- Complicated error handling during the import process with the large amount of content.

- Uncertainty over whether the approach had been battle-tested with such a large migration.

- Concerns over the available support.

It’s a handy tool but there are multiple concerns about the performance and support.

Making the right choice

Photo by Jake Ingle on Unsplash, a man standing on top on a hill with his arms in the air, wearing a rucksack, baseball hat and shorts.

I made the decision to opt for the Google Sheets add-on. There was very little time needed to get accustomed to it and I was confident it would be easy to get it working and see results. As we had very little time to invest in building something for the import process, it felt like the perfect tool for us. Yet, like all import processes, it wasn't all plain sailing. We stumbled upon these challenges:

Rich text format

Our initial challenge was to create a PoC to demonstrate how we could import 50-100 content items. Straight away we ran into an issue with Rich Text content. The export process from the legacy CMS didn't provide the content in a valid HTML format – essentially some missing closing HTML tags and invalid HTML markup. This was fixed on the export side with a few manual tweaks to the CSV.

Performance and batch processing

We only tried a sample of 20 items as an initial test and it was failing due to the requests being made. This was a big concern. If 20 is failing, what about 1000-2000 items? I reached out to the Kontent Support team and the conversation was picked up by Eric Dugre, the author of the Google Sheets add-on. He investigated the issue promptly and addressed it by increasing the batch processing and going further to also improve the general usability of the tool itself. Both of that helped us a lot as the performance posed the biggest issue for us.

Note: Some of the adjustments required approval from Google – it is still a Google Sheets add-on. Even though the add-on author’s reaction was prompt, this was something we needed to factor into our timings.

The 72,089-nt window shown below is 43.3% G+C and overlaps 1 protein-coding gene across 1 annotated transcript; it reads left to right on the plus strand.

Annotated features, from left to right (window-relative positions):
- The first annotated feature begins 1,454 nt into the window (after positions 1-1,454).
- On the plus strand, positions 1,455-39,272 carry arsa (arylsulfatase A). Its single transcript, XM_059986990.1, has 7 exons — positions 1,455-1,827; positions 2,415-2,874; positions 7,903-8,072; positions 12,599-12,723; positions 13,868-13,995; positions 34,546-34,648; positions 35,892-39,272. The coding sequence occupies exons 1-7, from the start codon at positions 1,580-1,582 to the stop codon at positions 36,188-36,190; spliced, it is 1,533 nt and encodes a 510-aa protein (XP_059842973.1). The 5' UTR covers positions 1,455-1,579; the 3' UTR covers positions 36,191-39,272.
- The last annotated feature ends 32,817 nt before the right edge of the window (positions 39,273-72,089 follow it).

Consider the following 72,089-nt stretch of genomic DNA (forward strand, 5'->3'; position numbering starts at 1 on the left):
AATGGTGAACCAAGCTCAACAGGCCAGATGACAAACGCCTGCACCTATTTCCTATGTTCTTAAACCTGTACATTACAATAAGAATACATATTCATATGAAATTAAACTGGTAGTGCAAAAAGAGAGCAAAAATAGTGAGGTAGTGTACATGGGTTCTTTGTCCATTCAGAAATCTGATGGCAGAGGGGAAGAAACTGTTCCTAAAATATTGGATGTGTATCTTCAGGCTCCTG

Random GUID generated

Then, we looked at how to link content items together. For that, each content item should have a unique identifier, but that wasn’t our case. We had to generate a GUID for every item ourselves right within Google Sheets. This is the formula we used:

Public Function CreateGUID(Prefix as String) As String
 Do While Len(CreateGUID) < 32
   If Len(CreateGUID) = 16 Then
     '17th character holds version information
     CreateGUID = CreateGUID & Hex$(8 + CInt(Rnd * 3))
   End If

    CreateGUID = CreateGUID & Hex$(CInt(Rnd * 15))
 Loop
 CreateGUID = Prefix + Mid(CreateGUID, 1, 8) & "-" & Mid(CreateGUID, 9, 4) & "-" & Mid(CreateGUID, 13, 4) & "-" & Mid(CreateGUID, 17, 4) & "-" & Mid(CreateGUID, 21, 12)
End Function

Note: You can create this in Excel, within Tools -> Macro -> Visual Basic Editor and create the above function.

This will allow you to generate random GUIDs for any row that uses 'CreateGUID('news_id_')'. I put an additional 'prefix' parameter to the function to be able to identify the appropriate content item and can link it to another one. It’s good to keep related content items within the same Excel worksheet as then you can create an Excel Forumla to bring the reference ID into the linked content item.

Once this all was in place, we ran the different imports into the Kontent project. Then the client made the necessary last-minute amends and final touches to the content and we didn’t really experience any other issues. Mission accomplished.

In conclusion…

Photo by Ian Stauffer on Unsplash, a man sitting on some large rocks with one arm in the air surrounded by clouds

I introduced six ways to migrate content to Kontent and explained the pros and cons of each approach. I hope my adventures in content migration will help you should you come across a situation like this. In our case, the Google Sheets add-on was the best approach. It allowed us to hit the deadline way in advance which was a massive success for us and the client.

And, once more for those in the back, my recommendation when moving to a new CMS is to always have a good content strategy in place. Consider revisiting the content you already have and streamlining it in the process.

If you need any additional advice on my adventures going through the different content migration options, then don’t hesitate to get in touch with me via email, Twitter, or just pop a question on the Kontent Discord.